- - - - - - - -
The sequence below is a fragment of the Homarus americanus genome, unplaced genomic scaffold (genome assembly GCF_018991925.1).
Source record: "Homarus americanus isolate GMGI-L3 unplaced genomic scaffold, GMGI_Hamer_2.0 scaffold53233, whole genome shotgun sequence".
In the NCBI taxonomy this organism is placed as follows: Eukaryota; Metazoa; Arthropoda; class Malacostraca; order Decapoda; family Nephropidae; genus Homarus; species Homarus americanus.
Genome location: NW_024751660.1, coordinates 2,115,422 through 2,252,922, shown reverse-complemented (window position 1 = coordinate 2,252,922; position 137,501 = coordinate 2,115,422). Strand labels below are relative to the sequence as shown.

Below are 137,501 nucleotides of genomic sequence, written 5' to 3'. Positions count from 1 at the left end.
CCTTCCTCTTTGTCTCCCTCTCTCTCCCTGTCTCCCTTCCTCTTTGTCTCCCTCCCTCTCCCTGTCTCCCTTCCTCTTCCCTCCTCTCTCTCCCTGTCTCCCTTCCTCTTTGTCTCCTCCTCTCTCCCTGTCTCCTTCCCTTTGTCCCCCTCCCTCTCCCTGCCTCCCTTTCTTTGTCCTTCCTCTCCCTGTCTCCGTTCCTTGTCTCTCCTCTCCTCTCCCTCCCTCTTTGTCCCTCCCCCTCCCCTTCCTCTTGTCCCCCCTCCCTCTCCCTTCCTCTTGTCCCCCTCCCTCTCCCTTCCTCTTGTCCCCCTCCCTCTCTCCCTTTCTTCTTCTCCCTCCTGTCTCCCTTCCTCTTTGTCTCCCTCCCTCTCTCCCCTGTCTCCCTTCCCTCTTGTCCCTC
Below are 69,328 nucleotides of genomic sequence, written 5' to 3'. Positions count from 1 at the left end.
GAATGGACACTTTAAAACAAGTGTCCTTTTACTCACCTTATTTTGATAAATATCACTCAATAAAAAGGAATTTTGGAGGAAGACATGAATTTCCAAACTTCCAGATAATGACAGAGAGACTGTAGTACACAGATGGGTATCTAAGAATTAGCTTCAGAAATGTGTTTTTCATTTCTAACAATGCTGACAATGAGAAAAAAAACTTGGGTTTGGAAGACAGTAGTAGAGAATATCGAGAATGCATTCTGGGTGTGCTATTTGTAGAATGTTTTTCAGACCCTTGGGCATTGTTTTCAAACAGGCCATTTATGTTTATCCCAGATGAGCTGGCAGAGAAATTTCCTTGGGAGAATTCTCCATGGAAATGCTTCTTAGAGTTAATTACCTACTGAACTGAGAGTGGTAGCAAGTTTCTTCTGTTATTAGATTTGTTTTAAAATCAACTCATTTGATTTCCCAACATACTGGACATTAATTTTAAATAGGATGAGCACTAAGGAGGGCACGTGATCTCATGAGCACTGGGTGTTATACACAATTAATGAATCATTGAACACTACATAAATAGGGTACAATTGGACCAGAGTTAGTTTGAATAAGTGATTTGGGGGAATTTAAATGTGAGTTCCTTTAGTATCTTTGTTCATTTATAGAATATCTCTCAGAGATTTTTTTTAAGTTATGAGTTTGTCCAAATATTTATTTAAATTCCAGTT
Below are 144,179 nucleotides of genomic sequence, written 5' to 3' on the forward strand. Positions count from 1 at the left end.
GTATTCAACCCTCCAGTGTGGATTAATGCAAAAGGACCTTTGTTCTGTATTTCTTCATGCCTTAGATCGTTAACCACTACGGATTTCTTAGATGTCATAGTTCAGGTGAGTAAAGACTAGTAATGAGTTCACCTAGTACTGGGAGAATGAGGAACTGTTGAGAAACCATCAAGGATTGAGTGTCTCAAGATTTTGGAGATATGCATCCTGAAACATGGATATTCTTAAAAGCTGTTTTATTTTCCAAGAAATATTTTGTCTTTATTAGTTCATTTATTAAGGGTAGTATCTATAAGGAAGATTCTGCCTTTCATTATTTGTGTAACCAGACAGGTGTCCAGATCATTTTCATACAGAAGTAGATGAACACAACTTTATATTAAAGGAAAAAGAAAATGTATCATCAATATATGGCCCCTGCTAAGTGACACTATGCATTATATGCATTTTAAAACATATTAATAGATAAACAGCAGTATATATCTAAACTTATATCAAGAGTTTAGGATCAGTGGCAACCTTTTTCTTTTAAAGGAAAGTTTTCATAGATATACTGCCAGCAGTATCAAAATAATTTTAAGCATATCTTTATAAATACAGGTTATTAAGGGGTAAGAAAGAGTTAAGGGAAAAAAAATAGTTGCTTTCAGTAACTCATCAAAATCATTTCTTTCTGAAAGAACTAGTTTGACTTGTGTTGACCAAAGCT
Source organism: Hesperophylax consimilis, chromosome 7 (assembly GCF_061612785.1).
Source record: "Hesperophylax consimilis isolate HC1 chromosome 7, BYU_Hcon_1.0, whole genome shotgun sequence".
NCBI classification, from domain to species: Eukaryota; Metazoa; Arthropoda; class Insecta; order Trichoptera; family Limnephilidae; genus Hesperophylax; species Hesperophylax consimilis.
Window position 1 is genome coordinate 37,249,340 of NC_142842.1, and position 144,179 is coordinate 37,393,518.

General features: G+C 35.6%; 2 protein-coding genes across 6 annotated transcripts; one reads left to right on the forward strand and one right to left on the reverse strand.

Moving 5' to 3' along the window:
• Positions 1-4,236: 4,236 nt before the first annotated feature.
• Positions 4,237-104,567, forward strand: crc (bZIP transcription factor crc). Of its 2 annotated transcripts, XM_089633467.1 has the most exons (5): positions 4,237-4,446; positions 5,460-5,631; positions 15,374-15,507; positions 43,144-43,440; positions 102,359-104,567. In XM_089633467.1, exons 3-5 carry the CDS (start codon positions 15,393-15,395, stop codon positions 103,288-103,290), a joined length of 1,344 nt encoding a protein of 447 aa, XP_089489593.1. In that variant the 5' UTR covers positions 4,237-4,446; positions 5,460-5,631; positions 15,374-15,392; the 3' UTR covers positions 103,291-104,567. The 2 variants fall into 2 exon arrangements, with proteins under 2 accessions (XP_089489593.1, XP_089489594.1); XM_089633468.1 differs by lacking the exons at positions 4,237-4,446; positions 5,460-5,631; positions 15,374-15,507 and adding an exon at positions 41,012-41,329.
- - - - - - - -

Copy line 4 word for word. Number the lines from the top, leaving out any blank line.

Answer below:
Genome location: NW_024751660.1, coordinates 2,115,422 through 2,252,922, shown reverse-complemented (window position 1 = coordinate 2,252,922; position 137,501 = coordinate 2,115,422). Strand labels below are relative to the sequence as shown.